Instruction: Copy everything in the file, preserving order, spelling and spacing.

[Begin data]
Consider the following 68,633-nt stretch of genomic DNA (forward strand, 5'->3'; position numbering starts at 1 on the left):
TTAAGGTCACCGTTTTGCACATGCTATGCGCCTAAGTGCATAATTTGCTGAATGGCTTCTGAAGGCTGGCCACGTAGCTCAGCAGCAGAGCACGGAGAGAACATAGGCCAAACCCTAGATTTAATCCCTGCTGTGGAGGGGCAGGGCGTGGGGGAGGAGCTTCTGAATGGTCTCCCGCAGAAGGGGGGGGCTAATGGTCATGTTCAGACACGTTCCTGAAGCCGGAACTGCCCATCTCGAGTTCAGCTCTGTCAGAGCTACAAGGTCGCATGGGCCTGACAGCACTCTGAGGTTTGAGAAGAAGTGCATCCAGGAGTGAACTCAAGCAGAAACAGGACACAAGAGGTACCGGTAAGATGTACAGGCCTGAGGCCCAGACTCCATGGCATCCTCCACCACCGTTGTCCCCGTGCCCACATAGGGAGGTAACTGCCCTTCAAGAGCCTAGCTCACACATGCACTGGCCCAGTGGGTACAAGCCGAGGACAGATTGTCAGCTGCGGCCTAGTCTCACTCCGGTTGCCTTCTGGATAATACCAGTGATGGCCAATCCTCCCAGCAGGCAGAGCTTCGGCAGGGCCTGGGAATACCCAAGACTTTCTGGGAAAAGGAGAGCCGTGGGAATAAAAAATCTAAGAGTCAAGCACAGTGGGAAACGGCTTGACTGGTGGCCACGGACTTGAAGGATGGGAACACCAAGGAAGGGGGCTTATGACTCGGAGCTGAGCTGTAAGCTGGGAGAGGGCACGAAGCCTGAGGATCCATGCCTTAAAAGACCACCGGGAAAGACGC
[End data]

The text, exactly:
Consider the following 68,633-nt stretch of genomic DNA (forward strand, 5'->3'; position numbering starts at 1 on the left):
TTAAGGTCACCGTTTTGCACATGCTATGCGCCTAAGTGCATAATTTGCTGAATGGCTTCTGAAGGCTGGCCACGTAGCTCAGCAGCAGAGCACGGAGAGAACATAGGCCAAACCCTAGATTTAATCCCTGCTGTGGAGGGGCAGGGCGTGGGGGAGGAGCTTCTGAATGGTCTCCCGCAGAAGGGGGGGGCTAATGGTCATGTTCAGACACGTTCCTGAAGCCGGAACTGCCCATCTCGAGTTCAGCTCTGTCAGAGCTACAAGGTCGCATGGGCCTGACAGCACTCTGAGGTTTGAGAAGAAGTGCATCCAGGAGTGAACTCAAGCAGAAACAGGACACAAGAGGTACCGGTAAGATGTACAGGCCTGAGGCCCAGACTCCATGGCATCCTCCACCACCGTTGTCCCCGTGCCCACATAGGGAGGTAACTGCCCTTCAAGAGCCTAGCTCACACATGCACTGGCCCAGTGGGTACAAGCCGAGGACAGATTGTCAGCTGCGGCCTAGTCTCACTCCGGTTGCCTTCTGGATAATACCAGTGATGGCCAATCCTCCCAGCAGGCAGAGCTTCGGCAGGGCCTGGGAATACCCAAGACTTTCTGGGAAAAGGAGAGCCGTGGGAATAAAAAATCTAAGAGTCAAGCACAGTGGGAAACGGCTTGACTGGTGGCCACGGACTTGAAGGATGGGAACACCAAGGAAGGGGGCTTATGACTCGGAGCTGAGCTGTAAGCTGGGAGAGGGCACGAAGCCTGAGGATCCATGCCTTAAAAGACCACCGGGAAAGACGC